Learning strategies involve how a student decides to complete a language task. When used correctly, they can significantly improve the students ability to acquire English.
The learning strategies below have been divided into 5 main categories: metacognitive, cognitive, memory, compensatory, and affective. This is not an exhaustive list. However, research has consistently demonstrated the utility of the following strategies. (Dunlosky 2013; O’Malley and Chamot 1990; Oxford 1994; Oxford 2003; Polk 2018)
- Metacognitive Strategies
- Cognitive Strategies
- Memory Strategies
- Compensatory Strategies
- Affective Strategies
- Distributed Practice – the spacing out of study sessions so that the material has a chance to sink in. The opposite would be cramming, or studying the material all in one long session, which is unfortunately what many students continue to do.
- Interleaving – the mixing up of different topics so they can be studied at the same time, rather than one-by-one. For example, an English test may cover the topics of present-perfect tense, reported speech, and relative pronouns. Instead of studying present-perfect in isolation until it has been mastered, study all three simultaneously by moving back and forth between them.
- Selective Attention – the act of focusing only on specific information during a learning task and ignoring the rest. For example, in a listening activity, the first time through, a student might listen for how many people are talking, names, and overall gist. The second time through, they might listen for more detailed information.
- Summarizing – making a short statement about the main ideas of a text or presentation.
- Note-taking – the practice of writing down important information to be reviewed later.
- Generating Explanations – prompting learners to explain why a thing is either true or false. For example, with the sentence, “The sick man walked into the building,” it is better for the students to explain why, i.e. to see a doctor, than for the teacher to outright tell them, or for them to simply encode the information instead of actively engaging with it.
- Making Inferences – using available information to arrive at conclusions not directly stated.
- Practice Testing – Numerous studies confirm that testing not only measures knowledge but also affects the retention of new material. This is because a student must retrieve, or bring forward, the information from their memory in order to answer a test question. This process of retrieval doesn’t have to occur with a test, however. Studying flashcards has the same effect, as does the Cornell note-taking system, where students divide their paper into 2 columns: one for notes and one for questions about those notes. After the activity, students can cover up the note column and test themselves with the questions.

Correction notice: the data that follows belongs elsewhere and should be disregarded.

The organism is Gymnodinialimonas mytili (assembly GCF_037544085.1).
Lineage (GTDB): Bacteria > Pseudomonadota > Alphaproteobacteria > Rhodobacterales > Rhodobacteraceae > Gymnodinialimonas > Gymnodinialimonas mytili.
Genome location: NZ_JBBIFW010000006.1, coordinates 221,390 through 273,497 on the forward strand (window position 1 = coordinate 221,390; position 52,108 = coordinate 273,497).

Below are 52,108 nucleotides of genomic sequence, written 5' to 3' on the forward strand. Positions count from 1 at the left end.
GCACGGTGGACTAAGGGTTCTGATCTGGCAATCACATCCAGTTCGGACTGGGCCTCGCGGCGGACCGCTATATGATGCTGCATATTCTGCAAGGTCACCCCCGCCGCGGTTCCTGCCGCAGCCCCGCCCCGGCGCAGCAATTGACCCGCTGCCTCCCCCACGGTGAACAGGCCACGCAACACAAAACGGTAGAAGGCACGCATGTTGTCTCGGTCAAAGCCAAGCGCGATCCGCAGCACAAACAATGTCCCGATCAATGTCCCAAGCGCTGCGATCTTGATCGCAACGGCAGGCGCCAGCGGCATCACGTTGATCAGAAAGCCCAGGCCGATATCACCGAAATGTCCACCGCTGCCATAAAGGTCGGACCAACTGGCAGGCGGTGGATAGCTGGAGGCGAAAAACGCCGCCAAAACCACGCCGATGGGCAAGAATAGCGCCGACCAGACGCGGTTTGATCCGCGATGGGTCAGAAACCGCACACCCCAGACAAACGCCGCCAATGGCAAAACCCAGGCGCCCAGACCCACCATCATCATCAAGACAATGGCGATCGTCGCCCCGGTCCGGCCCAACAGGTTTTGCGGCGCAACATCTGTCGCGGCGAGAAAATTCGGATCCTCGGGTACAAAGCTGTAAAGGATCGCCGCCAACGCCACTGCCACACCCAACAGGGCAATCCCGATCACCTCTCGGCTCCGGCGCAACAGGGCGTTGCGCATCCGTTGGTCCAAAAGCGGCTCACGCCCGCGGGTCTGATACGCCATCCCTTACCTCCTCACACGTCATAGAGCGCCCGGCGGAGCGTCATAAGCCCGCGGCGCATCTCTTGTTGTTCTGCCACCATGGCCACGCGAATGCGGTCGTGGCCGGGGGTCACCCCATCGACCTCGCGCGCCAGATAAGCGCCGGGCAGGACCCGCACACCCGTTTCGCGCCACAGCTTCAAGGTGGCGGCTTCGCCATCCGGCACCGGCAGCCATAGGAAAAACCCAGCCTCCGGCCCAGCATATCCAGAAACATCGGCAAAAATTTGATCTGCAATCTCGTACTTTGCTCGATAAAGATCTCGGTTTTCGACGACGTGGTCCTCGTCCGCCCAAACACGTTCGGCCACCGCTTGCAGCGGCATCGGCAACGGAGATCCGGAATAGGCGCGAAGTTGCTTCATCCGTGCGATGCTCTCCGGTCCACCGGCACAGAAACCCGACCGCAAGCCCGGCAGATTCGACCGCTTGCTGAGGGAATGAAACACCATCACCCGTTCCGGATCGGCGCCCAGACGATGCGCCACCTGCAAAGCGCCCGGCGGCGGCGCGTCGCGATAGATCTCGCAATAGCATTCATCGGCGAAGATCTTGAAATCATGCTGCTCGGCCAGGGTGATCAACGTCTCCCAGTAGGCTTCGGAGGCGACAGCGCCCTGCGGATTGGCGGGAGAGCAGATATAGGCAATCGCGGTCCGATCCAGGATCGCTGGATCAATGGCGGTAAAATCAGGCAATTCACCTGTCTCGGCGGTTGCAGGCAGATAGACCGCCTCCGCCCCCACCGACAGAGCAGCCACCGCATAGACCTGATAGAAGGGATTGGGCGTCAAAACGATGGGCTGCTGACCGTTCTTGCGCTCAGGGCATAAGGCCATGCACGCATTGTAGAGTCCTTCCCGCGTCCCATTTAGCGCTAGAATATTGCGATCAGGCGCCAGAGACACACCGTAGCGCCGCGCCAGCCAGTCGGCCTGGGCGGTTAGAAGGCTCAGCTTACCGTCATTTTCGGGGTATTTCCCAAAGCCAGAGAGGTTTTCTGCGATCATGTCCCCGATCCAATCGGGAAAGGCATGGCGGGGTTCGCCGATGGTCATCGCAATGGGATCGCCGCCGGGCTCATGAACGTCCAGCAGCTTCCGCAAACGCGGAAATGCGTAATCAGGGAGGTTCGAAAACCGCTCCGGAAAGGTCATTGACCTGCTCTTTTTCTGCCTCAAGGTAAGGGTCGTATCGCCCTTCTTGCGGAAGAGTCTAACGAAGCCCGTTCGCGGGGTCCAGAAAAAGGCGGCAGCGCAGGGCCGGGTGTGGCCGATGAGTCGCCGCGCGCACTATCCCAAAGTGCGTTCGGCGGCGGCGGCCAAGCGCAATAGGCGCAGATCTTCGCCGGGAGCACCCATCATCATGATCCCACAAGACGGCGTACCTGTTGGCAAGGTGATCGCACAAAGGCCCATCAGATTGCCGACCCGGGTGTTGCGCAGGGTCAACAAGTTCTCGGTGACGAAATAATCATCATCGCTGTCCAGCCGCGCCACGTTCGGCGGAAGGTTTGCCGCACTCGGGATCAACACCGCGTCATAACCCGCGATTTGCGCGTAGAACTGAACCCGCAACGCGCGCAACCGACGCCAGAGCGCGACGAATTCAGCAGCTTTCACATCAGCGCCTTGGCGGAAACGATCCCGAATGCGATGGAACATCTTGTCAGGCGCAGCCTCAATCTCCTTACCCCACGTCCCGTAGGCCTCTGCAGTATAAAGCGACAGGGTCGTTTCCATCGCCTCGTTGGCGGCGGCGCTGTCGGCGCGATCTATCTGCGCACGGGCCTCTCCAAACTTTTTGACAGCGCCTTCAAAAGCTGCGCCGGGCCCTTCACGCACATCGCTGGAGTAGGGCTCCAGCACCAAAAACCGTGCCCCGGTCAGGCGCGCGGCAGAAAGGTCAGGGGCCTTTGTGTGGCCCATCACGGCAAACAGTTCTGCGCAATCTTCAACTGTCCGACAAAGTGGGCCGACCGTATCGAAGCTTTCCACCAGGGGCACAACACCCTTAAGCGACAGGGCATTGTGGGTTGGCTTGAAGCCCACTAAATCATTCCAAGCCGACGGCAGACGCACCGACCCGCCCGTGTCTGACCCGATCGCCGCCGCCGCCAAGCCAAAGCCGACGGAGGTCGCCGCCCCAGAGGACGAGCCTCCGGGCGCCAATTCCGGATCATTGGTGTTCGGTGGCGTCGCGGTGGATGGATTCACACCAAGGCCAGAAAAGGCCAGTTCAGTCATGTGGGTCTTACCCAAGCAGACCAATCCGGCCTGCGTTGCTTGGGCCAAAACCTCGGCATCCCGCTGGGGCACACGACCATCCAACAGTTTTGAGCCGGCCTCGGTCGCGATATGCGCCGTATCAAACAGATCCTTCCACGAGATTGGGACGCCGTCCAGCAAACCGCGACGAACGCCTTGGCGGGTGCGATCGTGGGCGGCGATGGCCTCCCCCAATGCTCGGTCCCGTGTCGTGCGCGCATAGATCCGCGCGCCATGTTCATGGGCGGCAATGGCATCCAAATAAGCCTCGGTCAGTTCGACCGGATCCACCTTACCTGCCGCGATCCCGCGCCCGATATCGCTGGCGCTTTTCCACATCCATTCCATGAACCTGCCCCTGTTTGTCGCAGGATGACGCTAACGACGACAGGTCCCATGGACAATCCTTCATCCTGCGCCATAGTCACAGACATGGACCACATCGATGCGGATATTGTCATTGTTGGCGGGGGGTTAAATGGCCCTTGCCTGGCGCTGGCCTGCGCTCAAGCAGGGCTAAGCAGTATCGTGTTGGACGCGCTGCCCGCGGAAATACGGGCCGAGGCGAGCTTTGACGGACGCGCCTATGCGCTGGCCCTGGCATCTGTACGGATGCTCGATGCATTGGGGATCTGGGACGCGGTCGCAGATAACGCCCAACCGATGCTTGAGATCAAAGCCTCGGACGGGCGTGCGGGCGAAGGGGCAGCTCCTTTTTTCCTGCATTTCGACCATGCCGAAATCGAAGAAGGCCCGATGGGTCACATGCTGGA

- Context Clues – During a reading or listening exercise, when students come to a word they don’t know they can guess the meaning of the unknown word by looking at the words around it, thus compensating for their lack of understanding.
- Using Synonyms and Talking Around – At times, students have difficulty remembering a specific word or know the word in their L1 but not the L2. When this happens students can try using a synonym as well as talking around the missing word. Incidentally, this is one of the main functions of relative clauses. (A: You know, it’s that word people use to describe clothes… B: Oh, you mean fashion. A: Yes, that’s it! Fashion.”
- Practicing Mindfulness – Practicing mindfulness brings a student into the present moment so they can become aware of their mood, anxiety, and feelings, as well as their environment and how they are interacting with it. There are essential qualities of kindess and curiosity at work as well. For example, if a student becomes angry at something someone is doing, instead of reacting to it, or engaging in negative self-talk (Oh, you’re such a jerk for always getting angry at people), they might just be aware that they are angry and sit with the emotion for a minute. Then, they might become curious. (Why am I so angry about this?) This puts them in a state of mind where they can respond to the situation.